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Buyer Needs, from Strategy to People

As companies embark on digital transformation efforts, they are attempting to evolve their business models and products to open up new markets or get closer to their existing customers (interact with their users the way users want to interact with those organizations). Customers value digital interactions with companies, through the devices that they own, those being a computer, phone, connected car, etc. 

For a company to achieve these strategic digital goals, management needs to create internal tech capabilities or bring external assistance from consulting firms that will help the organization define and execute on this journey. From the consulting firm’s standpoint, who are we helping (who is the buyer of my services)? Is the strategy already defined? Have the products been ideated? Is the tech team in place to execute?

Stakeholders at different levels of an organization will have different needs. The company leader will want to make sure the new investments they are making fit with the overall strategy and generate value. The product leadership, one level below, will want to succeed in launching and iterating on the new product plans, while managing the budget they have been given to execute. A VP or manager, another level below the product leaders, will want to make sure the teams, tools and processes they have in place are appropriate to hit management’s goals.

It is important for technology services companies to assess their go-to-market strategies and understand who is the buyer of their services. Are we selling strategy work to the CEO? Are we selling a product vision to the Chief Product Officer? Are we completing teams for a Director of Engineering? Each buyer category could have different success criteria for what they expect from the services vendor.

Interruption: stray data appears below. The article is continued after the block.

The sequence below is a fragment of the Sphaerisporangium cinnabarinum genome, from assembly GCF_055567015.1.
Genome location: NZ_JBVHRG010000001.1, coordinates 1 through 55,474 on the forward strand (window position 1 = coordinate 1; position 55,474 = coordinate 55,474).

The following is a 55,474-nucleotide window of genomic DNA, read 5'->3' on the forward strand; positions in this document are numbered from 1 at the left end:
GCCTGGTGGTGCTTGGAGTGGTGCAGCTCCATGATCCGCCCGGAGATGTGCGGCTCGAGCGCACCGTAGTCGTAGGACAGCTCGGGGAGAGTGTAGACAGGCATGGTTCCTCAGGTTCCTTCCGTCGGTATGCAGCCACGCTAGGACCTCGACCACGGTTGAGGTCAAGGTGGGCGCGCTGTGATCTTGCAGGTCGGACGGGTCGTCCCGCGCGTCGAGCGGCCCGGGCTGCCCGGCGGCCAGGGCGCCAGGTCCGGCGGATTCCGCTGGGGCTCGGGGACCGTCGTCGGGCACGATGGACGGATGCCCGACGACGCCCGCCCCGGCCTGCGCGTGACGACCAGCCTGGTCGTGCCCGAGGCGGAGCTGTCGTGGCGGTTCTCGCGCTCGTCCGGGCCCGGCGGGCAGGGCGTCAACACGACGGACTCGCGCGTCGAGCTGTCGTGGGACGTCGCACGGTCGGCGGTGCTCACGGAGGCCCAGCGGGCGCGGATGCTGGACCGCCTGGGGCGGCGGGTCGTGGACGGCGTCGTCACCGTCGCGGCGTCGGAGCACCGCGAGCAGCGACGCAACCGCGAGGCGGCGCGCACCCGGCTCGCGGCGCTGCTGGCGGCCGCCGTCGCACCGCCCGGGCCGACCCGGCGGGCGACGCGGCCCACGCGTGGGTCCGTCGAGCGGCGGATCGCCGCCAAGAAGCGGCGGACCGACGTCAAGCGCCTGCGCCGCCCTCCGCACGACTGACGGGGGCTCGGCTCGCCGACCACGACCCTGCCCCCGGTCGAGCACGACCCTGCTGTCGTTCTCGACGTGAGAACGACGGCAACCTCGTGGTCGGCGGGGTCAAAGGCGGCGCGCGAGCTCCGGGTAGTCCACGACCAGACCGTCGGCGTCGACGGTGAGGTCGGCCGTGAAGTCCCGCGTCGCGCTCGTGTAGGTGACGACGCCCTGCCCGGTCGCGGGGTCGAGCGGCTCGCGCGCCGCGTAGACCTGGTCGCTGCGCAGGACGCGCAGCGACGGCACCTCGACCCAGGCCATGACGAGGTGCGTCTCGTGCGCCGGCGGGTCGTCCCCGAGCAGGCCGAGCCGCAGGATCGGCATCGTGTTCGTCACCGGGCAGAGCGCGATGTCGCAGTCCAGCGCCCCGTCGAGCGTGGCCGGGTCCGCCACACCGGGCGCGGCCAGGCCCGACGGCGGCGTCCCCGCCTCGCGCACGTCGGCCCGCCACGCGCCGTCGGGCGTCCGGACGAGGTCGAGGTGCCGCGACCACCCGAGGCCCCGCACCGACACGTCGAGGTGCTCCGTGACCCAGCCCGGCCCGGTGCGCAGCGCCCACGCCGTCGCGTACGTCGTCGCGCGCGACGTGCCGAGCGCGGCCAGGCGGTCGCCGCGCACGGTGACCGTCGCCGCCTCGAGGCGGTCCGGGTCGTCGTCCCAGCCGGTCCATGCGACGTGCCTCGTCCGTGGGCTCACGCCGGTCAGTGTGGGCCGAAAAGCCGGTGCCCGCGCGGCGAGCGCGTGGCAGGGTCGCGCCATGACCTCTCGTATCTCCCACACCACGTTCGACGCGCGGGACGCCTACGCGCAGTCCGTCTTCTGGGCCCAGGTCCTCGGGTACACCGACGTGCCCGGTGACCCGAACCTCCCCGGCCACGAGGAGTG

If technology is not the core competence of an organization, it is common for that company to bring in consultants to assist with these digital transformation initiatives. The decision to invest in digital was probably made by the CEO or top leadership of the company or business unit (depending on company size). Strategy consulting firms or management consulting firms may have helped the CEO arrive at these master plans.

As the company solidified their plans to grow digitally, the product organization or business unit is tasked with ideating the product features and refining the value the user will gain from using the product, plus the value the company will realize from launching the new product. Digital transformation firms will take the strategy that was previously outlined and help create the product. In some cases we find product ideation firms, with strong expertise in user experience (UX) helping create and define the product.

Finally, an organization may have the strategy in place, might have embarked on software product development, and may realize there is a need to complement internal teams with additional external roles. At this level, a technology services vendor may be offering dedicated teams to their customers, focusing on providing the high-quality talent their customer requires in a staff augmentation model.

As a company founder or organizational leader, it is extremely relevant to understand who is the ideal buyer of your services, and position your company’s offerings accordingly. Each type of buyer will interpret value in a different way and will expect a distinct selling approach. Even at the same customer company, you may end up selling different solutions to different stakeholders.

At Alten Capital we enjoy connecting with technology services businesses that have strengths at each of these levels. Please reach out to us to see how we can partner to help you scale your business.